Reviews and synopsis
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What did it feel like to be a woman living in Paris from 1939 to 1949? These were years of fear, power, aggression, courage, deprivation and secrets until – finally – renewal and retribution. Even in the darkest moments of Occupation, glamour was ever present. French women wore lipstick. Why?
It was women who came face to face with the German conquerors on a daily basis – perhaps selling them clothes or travelling alongside them on the metro, where a German soldier had priority over seats. By looking at collaborators to resisters, actresses and prostitutes, as well as teachers and writers, including American women and Nazi wives, spies, mothers, mistresses, fashion and jewellery designers – Anne Sebba shows that women made life-and-death decisions every day, and, in an atmosphere where sex became currency, often did whatever they needed to survive. Her fascinating cast includes both native Parisian women and those living in Paris temporarily: American women and Nazi wives, spies, mothers, mistresses, and fashion and jewellery designers. Some like the heiress Béatrice Camondo or novelist Irène Némirovsky, converted to Catholicism; others like lesbian racing driver Violette Morris embraced the Nazi philosophy; only a handful, like Coco Chanel, retreated to the Ritz with a German lover.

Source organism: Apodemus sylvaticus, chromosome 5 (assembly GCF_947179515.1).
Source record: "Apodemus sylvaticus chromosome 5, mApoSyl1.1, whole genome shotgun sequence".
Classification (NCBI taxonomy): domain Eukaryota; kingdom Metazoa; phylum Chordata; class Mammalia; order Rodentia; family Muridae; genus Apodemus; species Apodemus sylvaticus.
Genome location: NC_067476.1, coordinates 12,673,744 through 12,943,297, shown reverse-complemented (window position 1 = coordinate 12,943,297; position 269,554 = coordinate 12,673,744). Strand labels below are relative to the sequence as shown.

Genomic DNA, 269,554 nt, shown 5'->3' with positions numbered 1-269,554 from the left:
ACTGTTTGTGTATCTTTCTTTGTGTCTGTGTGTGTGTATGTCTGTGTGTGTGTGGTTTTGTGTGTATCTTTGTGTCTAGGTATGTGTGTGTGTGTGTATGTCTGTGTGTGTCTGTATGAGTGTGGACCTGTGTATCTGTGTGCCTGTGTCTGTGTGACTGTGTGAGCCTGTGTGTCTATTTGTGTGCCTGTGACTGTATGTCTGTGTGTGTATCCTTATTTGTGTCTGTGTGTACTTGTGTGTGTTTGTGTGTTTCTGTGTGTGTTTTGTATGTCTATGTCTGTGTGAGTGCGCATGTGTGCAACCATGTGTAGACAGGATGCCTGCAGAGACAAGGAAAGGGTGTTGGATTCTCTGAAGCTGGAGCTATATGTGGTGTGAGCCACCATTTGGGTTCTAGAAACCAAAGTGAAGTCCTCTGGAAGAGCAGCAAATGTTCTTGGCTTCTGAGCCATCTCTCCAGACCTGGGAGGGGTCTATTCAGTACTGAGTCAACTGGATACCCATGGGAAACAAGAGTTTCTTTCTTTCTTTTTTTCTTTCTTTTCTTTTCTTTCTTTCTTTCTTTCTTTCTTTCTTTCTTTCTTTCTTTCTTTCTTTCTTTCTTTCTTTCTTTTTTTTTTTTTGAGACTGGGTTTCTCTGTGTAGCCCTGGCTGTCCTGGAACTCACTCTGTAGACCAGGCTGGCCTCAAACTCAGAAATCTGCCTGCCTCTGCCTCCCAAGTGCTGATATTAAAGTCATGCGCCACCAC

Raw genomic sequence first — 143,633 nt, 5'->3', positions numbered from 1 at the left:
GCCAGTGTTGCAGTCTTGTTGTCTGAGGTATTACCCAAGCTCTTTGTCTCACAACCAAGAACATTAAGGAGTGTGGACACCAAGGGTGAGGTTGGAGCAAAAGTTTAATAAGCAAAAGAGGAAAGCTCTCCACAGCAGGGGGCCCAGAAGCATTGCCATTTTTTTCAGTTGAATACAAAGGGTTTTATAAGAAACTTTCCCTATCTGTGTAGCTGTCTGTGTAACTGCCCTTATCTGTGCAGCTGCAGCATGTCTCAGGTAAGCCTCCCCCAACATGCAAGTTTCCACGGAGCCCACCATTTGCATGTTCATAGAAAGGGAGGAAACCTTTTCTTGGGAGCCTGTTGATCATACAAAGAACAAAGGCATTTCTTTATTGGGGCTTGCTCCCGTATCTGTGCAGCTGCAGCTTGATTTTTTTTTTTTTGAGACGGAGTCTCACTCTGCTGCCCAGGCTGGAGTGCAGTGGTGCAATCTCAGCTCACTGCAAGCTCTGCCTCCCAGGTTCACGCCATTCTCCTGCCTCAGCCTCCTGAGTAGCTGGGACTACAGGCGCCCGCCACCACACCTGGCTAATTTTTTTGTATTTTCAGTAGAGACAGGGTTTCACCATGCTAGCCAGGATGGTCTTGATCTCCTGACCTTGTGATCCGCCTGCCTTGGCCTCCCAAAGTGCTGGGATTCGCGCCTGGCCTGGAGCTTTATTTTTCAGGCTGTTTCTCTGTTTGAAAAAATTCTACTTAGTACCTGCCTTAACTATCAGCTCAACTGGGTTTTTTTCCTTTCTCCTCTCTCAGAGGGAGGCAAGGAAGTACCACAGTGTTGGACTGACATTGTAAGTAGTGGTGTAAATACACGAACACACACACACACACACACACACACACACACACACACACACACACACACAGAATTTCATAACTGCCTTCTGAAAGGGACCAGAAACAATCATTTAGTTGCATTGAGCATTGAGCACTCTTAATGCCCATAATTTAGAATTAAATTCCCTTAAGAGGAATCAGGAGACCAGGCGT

In enthralling detail Sebba explores the aftershock of the Second World War. How did women who survived to see the Liberation of Paris come to terms with their actions and those of others? Although politics lies at its heart, Les Parisiennes is the first in-depth account of the everyday lives of women and young girls in this most feminine of cities.
Anne Sebba read History at King’s College London then joined Reuters as a foreign correspondent based in London and Rome. She is the acclaimed author of Jennie Churchill: Winston’s American Mother, the international bestseller That Woman: The Life of Wallis Simpson, Duchess of Windsor and seven other works of non-fiction. She is married with three children.